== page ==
Monday’s death of Hollywood legend Doris Day drops the curtain on a life that spanned nearly a century and a career that earned the Ohio native the reputation of being America’s big-screen sweetheart.

Born Doris Mary Ann Kappelhoff, she spent the last 30 plus years of her life living quietly in relative seclusion, at her beloved ten-acre hilltop estate by the sea in Carmel Valley, California.


Yet in her prime, Day was anything but quiet. First as a popular vocalist in the 1940s and ‘50s and simultaneously as a star of the big screen through the ‘60s, Doris Day had a knack for charming and thrilling audiences that were hungry for wholesome entertainment even as she accepted some parts that included more risqué themes.

With a jazz vibrato voice and beautiful smile, the blond beauty drew admirers of all ages, but Day’s rise to worldwide fame may never had happened at all but for a literal bad break when she was just 14-years-old.

Having just won a dance contest and with plans to head to California to pursue a career in the field, Day was a passenger in a car broadsided by a train. The serious accident resulted in a badly fractured leg. Confined to a wheelchair and unable to walk for nearly three years, the youngster spent hours in her bedroom listening to the radio, especially to the increasingly popular sounds of big band music.

Unable to dance anymore, Day was especially enthralled with Ella Fitzgerald, and spent time studying the star singer, “trying to catch the subtle ways she shaded her voice, the casual yet clean ways she sang the words.”

At 17, Day was singing at a Cincinnati radio station and climbed the performance ladder to a nightclub and finally to shows in New York City, where she changed her last name from Kappelhoff to Day because the former didn’t fit on the marquee.

But if music made her a household name, it was the movie business that propelled her to stardom.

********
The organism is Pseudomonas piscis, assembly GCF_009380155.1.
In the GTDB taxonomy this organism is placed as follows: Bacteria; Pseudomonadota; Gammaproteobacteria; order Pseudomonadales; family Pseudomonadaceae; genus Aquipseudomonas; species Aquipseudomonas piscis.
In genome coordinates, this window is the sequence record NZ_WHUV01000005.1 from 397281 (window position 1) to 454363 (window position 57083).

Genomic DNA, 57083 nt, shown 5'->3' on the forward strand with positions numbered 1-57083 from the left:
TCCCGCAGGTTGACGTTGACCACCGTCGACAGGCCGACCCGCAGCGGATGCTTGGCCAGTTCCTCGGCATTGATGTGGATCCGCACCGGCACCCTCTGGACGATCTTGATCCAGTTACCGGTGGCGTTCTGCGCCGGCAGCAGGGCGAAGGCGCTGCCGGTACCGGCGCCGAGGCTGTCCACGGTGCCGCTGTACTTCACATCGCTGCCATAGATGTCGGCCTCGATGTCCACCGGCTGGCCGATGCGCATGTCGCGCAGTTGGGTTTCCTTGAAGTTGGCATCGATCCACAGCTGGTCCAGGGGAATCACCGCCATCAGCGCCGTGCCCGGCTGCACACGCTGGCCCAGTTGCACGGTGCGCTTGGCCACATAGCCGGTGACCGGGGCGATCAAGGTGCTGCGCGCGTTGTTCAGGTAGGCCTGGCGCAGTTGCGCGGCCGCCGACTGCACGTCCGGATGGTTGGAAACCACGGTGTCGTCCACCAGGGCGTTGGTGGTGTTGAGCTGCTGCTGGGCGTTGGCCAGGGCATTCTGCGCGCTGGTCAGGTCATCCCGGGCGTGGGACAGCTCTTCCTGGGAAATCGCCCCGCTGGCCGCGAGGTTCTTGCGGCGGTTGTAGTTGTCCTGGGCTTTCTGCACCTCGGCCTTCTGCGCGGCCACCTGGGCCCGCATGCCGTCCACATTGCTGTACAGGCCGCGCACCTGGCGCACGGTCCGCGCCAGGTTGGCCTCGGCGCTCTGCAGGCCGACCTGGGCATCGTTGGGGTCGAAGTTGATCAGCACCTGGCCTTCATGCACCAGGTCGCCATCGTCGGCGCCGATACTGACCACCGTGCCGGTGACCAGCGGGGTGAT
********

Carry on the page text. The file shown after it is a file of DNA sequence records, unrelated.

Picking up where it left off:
When a friend shared with her that he turned his life around after finding a personal faith in God, Doris told him she was ready to do the same.  After doing so, Day wrote it finally brought the peace she had been searching for all her life. 

By the 1950s, she was starring and singing in popular comedies, musicals and melodramas, performing in 40 films by the end of her big screen career in 1968. Her films matched her with legends of the era, including James Cagney, Kirk Douglas, Rock Hudson, Lauren Bacall and Ginger Rogers.

In many ways, Days’ “girl-next-door” persona stood in stark contrast to another, more progressive blond of the era, Marilyn Monroe.  If Monroe was seen as the bad girl, Day was the good one, a pillar of virtue.  In fact, Day even turned down the role of Mrs. Robinson in the 1967 film, “The Graduate,” because she felt the idea of an older woman seducing a younger man “offended” her “sense of values.”

Yet as time passed, Day appeared conflicted, once remarking, “I have the unfortunate reputation of being Miss Goody Two-Shoes, America’s Virgin, and all that, so I’m afraid it’s going to shock some people for me to say this, but I staunchly believe no two people should get married until they have lived together.”

Days’ bluntness was surely informed by a father who cheated on her mother and challenges in her own personal life. Married and divorced four times, the actress courageously refused her first husband’s demand that she abort their child.

Her second husband, a saxophonist, believing he was going to be a star and not wanting to be bogged down by a seemingly obscure wife, abandoned her.  A third husband - her manager – was accused of embezzling and wasting nearly $20 million of her Hollywood earnings. Her fourth and final marriage lasted just 5 years.

After stepping out of the spotlight for good in the 1980s, Day devoted much of her time and resources to the care of animals, purchasing part ownership in a pet-friendly inn.

“During the painful and bleak period I’ve suffered through these past years, my animal family has been a source of joy and strength to me,” she once reflected. “I have found that when you are deeply troubled, there are things you get from the silent, devoted companionship of your pets that you can get from no other source. I have never found in a human being loyalty comparable to that of any pet.”

Yet, writing in Guideposts Magazine, Doris Day seemed to suggest she had finally found the source that trumped every other one, remarking, “Seemed I had everything, including a lot of fears I couldn’t put my finger on. Everything but peace.”

When a friend shared with her that he turned his life around after finding a personal faith in God, Doris told him she was ready to do the same.  After doing so, Day wrote it finally brought the peace she had been searching for all her life.


“No one can fight that,” she said of God’s tireless pursuit of her, adding, “Try it. It makes your heart sing.”

Doris Day discovered that unlike the words of her famous, but fatalist hit song, “Que Sera, Sera,” the pursuit of a good and peaceful life is not simply a matter of random chance – but a matter of personal choice coupled with God’s grace.